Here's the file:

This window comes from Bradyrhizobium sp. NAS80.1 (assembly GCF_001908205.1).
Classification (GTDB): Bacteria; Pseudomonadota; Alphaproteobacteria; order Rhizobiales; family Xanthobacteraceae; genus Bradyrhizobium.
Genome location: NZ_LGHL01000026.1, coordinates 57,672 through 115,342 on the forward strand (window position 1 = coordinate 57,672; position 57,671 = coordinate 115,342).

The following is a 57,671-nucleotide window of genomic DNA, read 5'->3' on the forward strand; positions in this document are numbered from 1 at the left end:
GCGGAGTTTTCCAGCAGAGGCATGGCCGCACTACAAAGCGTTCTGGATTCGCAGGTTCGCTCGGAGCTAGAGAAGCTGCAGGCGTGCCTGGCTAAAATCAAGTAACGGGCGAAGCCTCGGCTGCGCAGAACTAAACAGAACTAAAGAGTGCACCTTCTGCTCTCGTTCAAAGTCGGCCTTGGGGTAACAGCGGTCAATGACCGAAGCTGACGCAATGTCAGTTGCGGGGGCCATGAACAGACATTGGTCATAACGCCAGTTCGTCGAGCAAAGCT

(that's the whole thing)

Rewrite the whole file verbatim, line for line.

This window comes from Bradyrhizobium sp. NAS80.1 (assembly GCF_001908205.1).
Classification (GTDB): Bacteria; Pseudomonadota; Alphaproteobacteria; order Rhizobiales; family Xanthobacteraceae; genus Bradyrhizobium.
Genome location: NZ_LGHL01000026.1, coordinates 57,672 through 115,342 on the forward strand (window position 1 = coordinate 57,672; position 57,671 = coordinate 115,342).

The following is a 57,671-nucleotide window of genomic DNA, read 5'->3' on the forward strand; positions in this document are numbered from 1 at the left end:
GCGGAGTTTTCCAGCAGAGGCATGGCCGCACTACAAAGCGTTCTGGATTCGCAGGTTCGCTCGGAGCTAGAGAAGCTGCAGGCGTGCCTGGCTAAAATCAAGTAACGGGCGAAGCCTCGGCTGCGCAGAACTAAACAGAACTAAAGAGTGCACCTTCTGCTCTCGTTCAAAGTCGGCCTTGGGGTAACAGCGGTCAATGACCGAAGCTGACGCAATGTCAGTTGCGGGGGCCATGAACAGACATTGGTCATAACGCCAGTTCGTCGAGCAAAGCT